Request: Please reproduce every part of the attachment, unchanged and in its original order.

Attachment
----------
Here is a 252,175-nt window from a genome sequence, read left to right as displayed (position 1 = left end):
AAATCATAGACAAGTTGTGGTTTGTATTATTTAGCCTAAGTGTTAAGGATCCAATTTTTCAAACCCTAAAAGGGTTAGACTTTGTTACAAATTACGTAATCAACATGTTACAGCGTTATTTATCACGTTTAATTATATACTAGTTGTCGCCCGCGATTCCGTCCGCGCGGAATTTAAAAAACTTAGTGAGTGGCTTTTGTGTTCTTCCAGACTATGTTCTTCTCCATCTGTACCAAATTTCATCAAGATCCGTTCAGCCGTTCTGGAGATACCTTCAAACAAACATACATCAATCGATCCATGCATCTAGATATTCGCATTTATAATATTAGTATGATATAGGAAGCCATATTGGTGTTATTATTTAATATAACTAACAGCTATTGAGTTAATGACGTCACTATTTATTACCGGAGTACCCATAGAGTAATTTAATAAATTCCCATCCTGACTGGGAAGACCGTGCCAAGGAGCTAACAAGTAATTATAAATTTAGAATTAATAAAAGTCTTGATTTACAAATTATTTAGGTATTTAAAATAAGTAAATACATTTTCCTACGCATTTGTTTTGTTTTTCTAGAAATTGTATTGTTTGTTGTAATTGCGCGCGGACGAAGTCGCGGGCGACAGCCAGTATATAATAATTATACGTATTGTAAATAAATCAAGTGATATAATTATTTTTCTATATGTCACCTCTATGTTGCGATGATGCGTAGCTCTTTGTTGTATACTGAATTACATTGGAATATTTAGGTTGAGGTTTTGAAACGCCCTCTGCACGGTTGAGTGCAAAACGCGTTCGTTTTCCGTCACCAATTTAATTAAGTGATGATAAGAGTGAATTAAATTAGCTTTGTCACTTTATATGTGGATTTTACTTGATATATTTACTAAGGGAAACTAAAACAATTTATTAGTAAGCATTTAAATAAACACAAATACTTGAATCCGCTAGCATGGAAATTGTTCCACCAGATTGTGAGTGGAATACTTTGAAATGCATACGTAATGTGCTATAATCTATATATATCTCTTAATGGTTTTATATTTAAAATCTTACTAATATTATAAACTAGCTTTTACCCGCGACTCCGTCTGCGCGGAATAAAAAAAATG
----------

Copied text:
Here is a 252,175-nt window from a genome sequence, read left to right as displayed (position 1 = left end):
AAATCATAGACAAGTTGTGGTTTGTATTATTTAGCCTAAGTGTTAAGGATCCAATTTTTCAAACCCTAAAAGGGTTAGACTTTGTTACAAATTACGTAATCAACATGTTACAGCGTTATTTATCACGTTTAATTATATACTAGTTGTCGCCCGCGATTCCGTCCGCGCGGAATTTAAAAAACTTAGTGAGTGGCTTTTGTGTTCTTCCAGACTATGTTCTTCTCCATCTGTACCAAATTTCATCAAGATCCGTTCAGCCGTTCTGGAGATACCTTCAAACAAACATACATCAATCGATCCATGCATCTAGATATTCGCATTTATAATATTAGTATGATATAGGAAGCCATATTGGTGTTATTATTTAATATAACTAACAGCTATTGAGTTAATGACGTCACTATTTATTACCGGAGTACCCATAGAGTAATTTAATAAATTCCCATCCTGACTGGGAAGACCGTGCCAAGGAGCTAACAAGTAATTATAAATTTAGAATTAATAAAAGTCTTGATTTACAAATTATTTAGGTATTTAAAATAAGTAAATACATTTTCCTACGCATTTGTTTTGTTTTTCTAGAAATTGTATTGTTTGTTGTAATTGCGCGCGGACGAAGTCGCGGGCGACAGCCAGTATATAATAATTATACGTATTGTAAATAAATCAAGTGATATAATTATTTTTCTATATGTCACCTCTATGTTGCGATGATGCGTAGCTCTTTGTTGTATACTGAATTACATTGGAATATTTAGGTTGAGGTTTTGAAACGCCCTCTGCACGGTTGAGTGCAAAACGCGTTCGTTTTCCGTCACCAATTTAATTAAGTGATGATAAGAGTGAATTAAATTAGCTTTGTCACTTTATATGTGGATTTTACTTGATATATTTACTAAGGGAAACTAAAACAATTTATTAGTAAGCATTTAAATAAACACAAATACTTGAATCCGCTAGCATGGAAATTGTTCCACCAGATTGTGAGTGGAATACTTTGAAATGCATACGTAATGTGCTATAATCTATATATATCTCTTAATGGTTTTATATTTAAAATCTTACTAATATTATAAACTAGCTTTTACCCGCGACTCCGTCTGCGCGGAATAAAAAAAATG